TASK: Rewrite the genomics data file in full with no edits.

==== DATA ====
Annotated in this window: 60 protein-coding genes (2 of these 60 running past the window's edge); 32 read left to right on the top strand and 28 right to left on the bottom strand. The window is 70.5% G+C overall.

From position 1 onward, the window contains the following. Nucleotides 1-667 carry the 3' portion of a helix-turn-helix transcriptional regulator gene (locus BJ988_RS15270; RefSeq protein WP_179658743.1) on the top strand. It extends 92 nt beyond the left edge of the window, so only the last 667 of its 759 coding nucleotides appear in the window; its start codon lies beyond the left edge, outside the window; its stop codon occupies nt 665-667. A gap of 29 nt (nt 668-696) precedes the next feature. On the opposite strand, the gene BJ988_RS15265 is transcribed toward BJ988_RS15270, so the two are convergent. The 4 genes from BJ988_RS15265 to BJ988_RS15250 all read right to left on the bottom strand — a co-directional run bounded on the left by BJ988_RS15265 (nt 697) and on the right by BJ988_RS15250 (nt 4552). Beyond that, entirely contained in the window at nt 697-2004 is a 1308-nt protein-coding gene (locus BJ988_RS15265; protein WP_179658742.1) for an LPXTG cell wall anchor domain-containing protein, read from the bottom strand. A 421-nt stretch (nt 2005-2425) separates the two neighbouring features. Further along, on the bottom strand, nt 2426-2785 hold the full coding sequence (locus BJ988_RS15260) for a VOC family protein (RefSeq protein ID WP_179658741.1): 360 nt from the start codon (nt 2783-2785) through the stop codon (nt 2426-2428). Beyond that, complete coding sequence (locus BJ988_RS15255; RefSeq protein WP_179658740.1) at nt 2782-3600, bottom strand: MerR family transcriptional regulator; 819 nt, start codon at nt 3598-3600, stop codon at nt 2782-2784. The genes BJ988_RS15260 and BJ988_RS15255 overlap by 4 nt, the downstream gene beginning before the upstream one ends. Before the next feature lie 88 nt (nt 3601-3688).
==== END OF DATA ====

Annotated in this window: 60 protein-coding genes (2 of these 60 running past the window's edge); 32 read left to right on the top strand and 28 right to left on the bottom strand. The window is 70.5% G+C overall.

From position 1 onward, the window contains the following. Nucleotides 1-667 carry the 3' portion of a helix-turn-helix transcriptional regulator gene (locus BJ988_RS15270; RefSeq protein WP_179658743.1) on the top strand. It extends 92 nt beyond the left edge of the window, so only the last 667 of its 759 coding nucleotides appear in the window; its start codon lies beyond the left edge, outside the window; its stop codon occupies nt 665-667. A gap of 29 nt (nt 668-696) precedes the next feature. On the opposite strand, the gene BJ988_RS15265 is transcribed toward BJ988_RS15270, so the two are convergent. The 4 genes from BJ988_RS15265 to BJ988_RS15250 all read right to left on the bottom strand — a co-directional run bounded on the left by BJ988_RS15265 (nt 697) and on the right by BJ988_RS15250 (nt 4552). Beyond that, entirely contained in the window at nt 697-2004 is a 1308-nt protein-coding gene (locus BJ988_RS15265; protein WP_179658742.1) for an LPXTG cell wall anchor domain-containing protein, read from the bottom strand. A 421-nt stretch (nt 2005-2425) separates the two neighbouring features. Further along, on the bottom strand, nt 2426-2785 hold the full coding sequence (locus BJ988_RS15260) for a VOC family protein (RefSeq protein ID WP_179658741.1): 360 nt from the start codon (nt 2783-2785) through the stop codon (nt 2426-2428). Beyond that, complete coding sequence (locus BJ988_RS15255; RefSeq protein WP_179658740.1) at nt 2782-3600, bottom strand: MerR family transcriptional regulator; 819 nt, start codon at nt 3598-3600, stop codon at nt 2782-2784. The genes BJ988_RS15260 and BJ988_RS15255 overlap by 4 nt, the downstream gene beginning before the upstream one ends. Before the next feature lie 88 nt (nt 3601-3688).